Are there any good reasons to not continuously work with a system’s architecture? I don’t think so. In my opinion it should be part of every development team’s work to know in what direction they’re heading, and also to try to influence that direction. I’ll try to help by describe how it can be done.
In most teams I’ve been working with there are a lot of complaints about the current code but there are very little money for refactoring. The system is slowly degrading, changes become expensive, and random refactorings (if the team can for once persuade their management) are done without getting any real improvements.
I usually follow the same steps to get in control of the system’s architecture and find a way forward:
- Describe the current architecture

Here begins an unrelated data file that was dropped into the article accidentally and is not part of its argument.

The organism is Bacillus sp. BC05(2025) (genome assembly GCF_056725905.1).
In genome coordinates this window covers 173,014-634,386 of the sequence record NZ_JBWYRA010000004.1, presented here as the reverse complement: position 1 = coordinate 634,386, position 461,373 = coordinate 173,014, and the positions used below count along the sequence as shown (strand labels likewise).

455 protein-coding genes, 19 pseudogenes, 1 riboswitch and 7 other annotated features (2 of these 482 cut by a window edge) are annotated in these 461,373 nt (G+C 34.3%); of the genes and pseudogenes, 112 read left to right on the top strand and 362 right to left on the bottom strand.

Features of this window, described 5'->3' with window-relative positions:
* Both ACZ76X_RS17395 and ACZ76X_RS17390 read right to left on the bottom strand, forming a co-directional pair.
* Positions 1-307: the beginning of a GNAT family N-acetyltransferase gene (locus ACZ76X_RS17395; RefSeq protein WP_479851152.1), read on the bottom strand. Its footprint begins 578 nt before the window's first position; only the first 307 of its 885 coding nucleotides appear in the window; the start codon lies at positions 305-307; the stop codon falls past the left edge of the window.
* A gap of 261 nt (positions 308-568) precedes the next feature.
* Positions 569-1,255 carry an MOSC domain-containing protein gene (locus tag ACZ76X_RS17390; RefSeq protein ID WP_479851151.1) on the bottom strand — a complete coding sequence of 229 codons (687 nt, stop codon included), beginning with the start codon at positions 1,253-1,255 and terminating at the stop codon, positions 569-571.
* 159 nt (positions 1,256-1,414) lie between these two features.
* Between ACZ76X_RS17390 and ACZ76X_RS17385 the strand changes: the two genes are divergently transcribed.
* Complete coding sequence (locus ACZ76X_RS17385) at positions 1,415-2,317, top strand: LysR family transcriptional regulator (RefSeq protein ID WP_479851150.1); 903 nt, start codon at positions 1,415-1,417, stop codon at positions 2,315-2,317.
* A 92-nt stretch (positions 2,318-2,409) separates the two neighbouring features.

- Define the target architecture
- Sell in to management
- Implement with team
It’s absolutely fundamental that the team starts to cooperate during this process, because to be successful you have to get the whole team running in the same direction. Quite often there are different opinions that has to be discussed and considered, to eventually agree on a way forward.
Describe current architecture
It is very common that the developers can’t describe their system, or draw it on the board. They know exactly where they need to do their changes, and they read the code efficiently, but they can’t give an overview of the system. This makes it very hard to describe it to new developers, and to discuss it with other team members. Which part of the system are we actually talking about? Which are the responsibilities and purpose of that part?